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SEC COIN ETF Rejection is Great News for Bitcoin

Michael Hudson
13 March 2017

On Friday, 10 March 2017, the US Security Exchange Commission declined the application for a Bitcoin based ETF. As predicted, the bitcoin value fell sharply within moments of the announcement, quickly losing 15% as it briefly dipped below the $1,000 mark for the first time in 3 months.

As expected, bitcoin critics lauded the disapproval as an indication that bitcoin isn’t a ‘real currency’ and shouldn’t be considered an investment vehicle at all.

But the fact is I’d already predicted the rejection in a recent interview with IG TV and stated that Bitcoin doesn’t need the ETF to thrive. I believe the disapproval is good news for bitcoin.

Great news, actually.

In it’s official notice, the SEC stated:

"...the Commission is disapproving this proposed rule change because it does not find the proposal to be consistent with Section 6(b)(5) of the Exchange Act, which requires, among other things, that the rules of a national securities exchange be designed to prevent fraudulent and manipulative acts and practices and to protect investors and the public interest."

In short, due to the fact that the bitcoin market isn’t regulated and can’t be subject to surveillance, they can’t approve the listing.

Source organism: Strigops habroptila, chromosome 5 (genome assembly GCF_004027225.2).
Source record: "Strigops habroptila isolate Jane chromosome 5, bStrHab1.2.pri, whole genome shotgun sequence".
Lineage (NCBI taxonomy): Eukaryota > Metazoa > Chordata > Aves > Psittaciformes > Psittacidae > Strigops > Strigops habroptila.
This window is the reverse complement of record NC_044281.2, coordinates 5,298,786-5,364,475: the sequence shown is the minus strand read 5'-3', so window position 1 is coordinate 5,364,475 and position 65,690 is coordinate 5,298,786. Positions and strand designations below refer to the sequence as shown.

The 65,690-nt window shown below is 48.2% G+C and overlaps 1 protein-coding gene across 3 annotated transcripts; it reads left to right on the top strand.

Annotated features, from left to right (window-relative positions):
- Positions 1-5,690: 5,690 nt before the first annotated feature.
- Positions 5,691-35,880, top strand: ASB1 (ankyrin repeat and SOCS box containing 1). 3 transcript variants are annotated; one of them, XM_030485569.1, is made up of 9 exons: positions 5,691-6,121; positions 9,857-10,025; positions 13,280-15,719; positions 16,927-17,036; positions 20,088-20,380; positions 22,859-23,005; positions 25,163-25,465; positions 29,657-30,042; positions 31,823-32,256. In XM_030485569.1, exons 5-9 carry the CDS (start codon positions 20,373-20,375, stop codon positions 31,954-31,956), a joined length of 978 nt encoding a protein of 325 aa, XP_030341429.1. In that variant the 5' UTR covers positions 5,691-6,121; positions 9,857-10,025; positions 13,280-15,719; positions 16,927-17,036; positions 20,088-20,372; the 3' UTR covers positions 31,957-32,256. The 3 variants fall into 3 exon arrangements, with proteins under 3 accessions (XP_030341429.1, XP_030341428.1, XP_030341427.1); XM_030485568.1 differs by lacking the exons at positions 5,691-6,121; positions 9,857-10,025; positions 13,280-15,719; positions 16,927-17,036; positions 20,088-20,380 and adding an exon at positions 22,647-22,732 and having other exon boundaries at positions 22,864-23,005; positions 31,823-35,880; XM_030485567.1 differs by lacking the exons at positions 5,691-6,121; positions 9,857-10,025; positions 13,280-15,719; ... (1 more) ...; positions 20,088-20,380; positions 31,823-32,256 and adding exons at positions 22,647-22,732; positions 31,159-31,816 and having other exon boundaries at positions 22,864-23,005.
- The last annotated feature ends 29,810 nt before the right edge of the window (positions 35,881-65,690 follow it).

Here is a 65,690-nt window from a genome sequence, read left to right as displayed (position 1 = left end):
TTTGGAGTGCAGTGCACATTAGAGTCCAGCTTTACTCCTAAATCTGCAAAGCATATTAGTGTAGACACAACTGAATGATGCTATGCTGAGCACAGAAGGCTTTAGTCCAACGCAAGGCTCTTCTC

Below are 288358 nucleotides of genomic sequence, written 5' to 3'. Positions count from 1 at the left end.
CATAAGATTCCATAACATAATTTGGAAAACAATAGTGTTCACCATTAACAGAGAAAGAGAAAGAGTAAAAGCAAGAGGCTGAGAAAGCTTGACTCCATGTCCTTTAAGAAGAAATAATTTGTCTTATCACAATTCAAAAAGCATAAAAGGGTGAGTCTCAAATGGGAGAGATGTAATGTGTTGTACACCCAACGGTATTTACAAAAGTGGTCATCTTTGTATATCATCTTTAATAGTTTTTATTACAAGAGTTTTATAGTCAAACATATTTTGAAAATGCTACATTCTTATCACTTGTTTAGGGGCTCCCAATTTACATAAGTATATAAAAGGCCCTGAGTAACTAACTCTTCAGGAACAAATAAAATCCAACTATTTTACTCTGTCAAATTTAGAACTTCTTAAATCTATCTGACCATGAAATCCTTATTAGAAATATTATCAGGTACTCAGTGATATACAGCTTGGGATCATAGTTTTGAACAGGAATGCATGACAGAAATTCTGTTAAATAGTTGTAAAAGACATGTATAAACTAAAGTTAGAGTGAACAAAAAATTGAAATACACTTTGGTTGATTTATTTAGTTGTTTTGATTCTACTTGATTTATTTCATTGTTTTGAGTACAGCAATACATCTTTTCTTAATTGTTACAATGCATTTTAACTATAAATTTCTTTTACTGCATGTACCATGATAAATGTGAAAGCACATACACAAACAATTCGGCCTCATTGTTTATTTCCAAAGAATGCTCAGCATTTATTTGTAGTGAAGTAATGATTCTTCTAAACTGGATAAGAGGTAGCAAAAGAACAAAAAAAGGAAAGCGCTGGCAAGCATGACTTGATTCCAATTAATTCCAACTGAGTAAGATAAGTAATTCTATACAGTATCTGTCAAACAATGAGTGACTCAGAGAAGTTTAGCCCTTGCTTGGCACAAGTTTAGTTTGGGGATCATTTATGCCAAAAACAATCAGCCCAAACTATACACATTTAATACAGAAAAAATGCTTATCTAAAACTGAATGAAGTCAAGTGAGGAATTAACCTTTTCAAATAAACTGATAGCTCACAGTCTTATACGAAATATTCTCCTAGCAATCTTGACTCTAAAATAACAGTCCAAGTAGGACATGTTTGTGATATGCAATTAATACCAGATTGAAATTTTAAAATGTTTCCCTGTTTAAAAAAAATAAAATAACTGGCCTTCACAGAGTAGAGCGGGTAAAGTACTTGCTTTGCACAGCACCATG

Bitcoin is a decentralised platform. The ETF application was an attempt to force bitcoin compatibility with a centralised model - trying to fit a square peg in a round hole, if you like - and it’s not supposed to fit.

It was never intended to be a regulated in the same way as traditional systems are. It wasn’t created to be subject to 3rd party mediation. It’s core purpose was to provide an alternative to the traditional financial system - not to be intertwined with it.

Short-Term Win a Long-Term Loss for Bitcoin

An approval may’ve been a short term psychological ‘win’ for bitcoin; being ‘recognised’ by ‘the powers that be’ of having a place within the system, but the long-term repercussions on the sovereignty of bitcoin and its users could’ve been dangerous.

Many got sucked into the belief that if the SEC approved the COIN listing, bitcoin would’ve finally ‘arrived’.

They’re wrong, though. Bitcoin has already arrived.

Bitcoin functions - and functions exceptionally well - outside of the restraints and regulation of any government backed corporation. Bitcoin offers us the freedom to transact at our own will, anywhere we like, with whomever we like, without permission from large, government-backed  banking institutions and intermediaries, who each tack on fees for the ‘privilege’ to do so.

With bitcoin, we’re not subject to scrutiny and surveillance on our own finances. Bitcoin doesn’t need outside regulation based on manipulated human rules; it uses objective mathematics to self-regulate and protect itself from undue influence.

These unique, alluring qualities of bitcoin and the empowerment they provide, are precisely the reason the ETF isn’t essential, or even relevant, to bitcoin’s success.

As for the impact on the bitcoin price; well, considering all the purely retail-orientated investors jumped ship and left a treasure trove of below-market value coins behind, the stronghold investors took advantage and bitcoin recovered - within a mere hour of the announcement - to stablise around the $1,200 point, perfectly positioned to continue its ongoing rival for parity with gold.

Pretty good going for an unregulated market, wouldn’t you say?

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